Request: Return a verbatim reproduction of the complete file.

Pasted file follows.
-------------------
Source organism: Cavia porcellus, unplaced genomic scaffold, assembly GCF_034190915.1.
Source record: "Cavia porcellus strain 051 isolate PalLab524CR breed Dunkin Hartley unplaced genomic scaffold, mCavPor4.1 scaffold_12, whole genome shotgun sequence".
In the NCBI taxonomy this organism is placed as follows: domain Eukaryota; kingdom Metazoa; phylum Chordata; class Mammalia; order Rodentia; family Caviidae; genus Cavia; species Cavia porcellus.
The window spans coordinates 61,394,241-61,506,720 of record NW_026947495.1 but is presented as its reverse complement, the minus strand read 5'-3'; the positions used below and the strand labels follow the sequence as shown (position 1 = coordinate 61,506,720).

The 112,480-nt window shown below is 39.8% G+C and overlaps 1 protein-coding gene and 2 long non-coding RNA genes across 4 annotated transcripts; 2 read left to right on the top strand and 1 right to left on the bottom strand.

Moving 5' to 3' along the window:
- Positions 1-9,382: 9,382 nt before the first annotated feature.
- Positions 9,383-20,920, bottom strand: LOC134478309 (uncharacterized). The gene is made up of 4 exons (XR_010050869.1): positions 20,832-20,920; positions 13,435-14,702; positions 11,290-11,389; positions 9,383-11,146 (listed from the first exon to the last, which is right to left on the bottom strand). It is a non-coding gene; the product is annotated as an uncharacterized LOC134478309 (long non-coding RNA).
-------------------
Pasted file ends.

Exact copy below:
Source organism: Cavia porcellus, unplaced genomic scaffold, assembly GCF_034190915.1.
Source record: "Cavia porcellus strain 051 isolate PalLab524CR breed Dunkin Hartley unplaced genomic scaffold, mCavPor4.1 scaffold_12, whole genome shotgun sequence".
In the NCBI taxonomy this organism is placed as follows: domain Eukaryota; kingdom Metazoa; phylum Chordata; class Mammalia; order Rodentia; family Caviidae; genus Cavia; species Cavia porcellus.
The window spans coordinates 61,394,241-61,506,720 of record NW_026947495.1 but is presented as its reverse complement, the minus strand read 5'-3'; the positions used below and the strand labels follow the sequence as shown (position 1 = coordinate 61,506,720).

The 112,480-nt window shown below is 39.8% G+C and overlaps 1 protein-coding gene and 2 long non-coding RNA genes across 4 annotated transcripts; 2 read left to right on the top strand and 1 right to left on the bottom strand.

Moving 5' to 3' along the window:
- Positions 1-9,382: 9,382 nt before the first annotated feature.
- Positions 9,383-20,920, bottom strand: LOC134478309 (uncharacterized). The gene is made up of 4 exons (XR_010050869.1): positions 20,832-20,920; positions 13,435-14,702; positions 11,290-11,389; positions 9,383-11,146 (listed from the first exon to the last, which is right to left on the bottom strand). It is a non-coding gene; the product is annotated as an uncharacterized LOC134478309 (long non-coding RNA).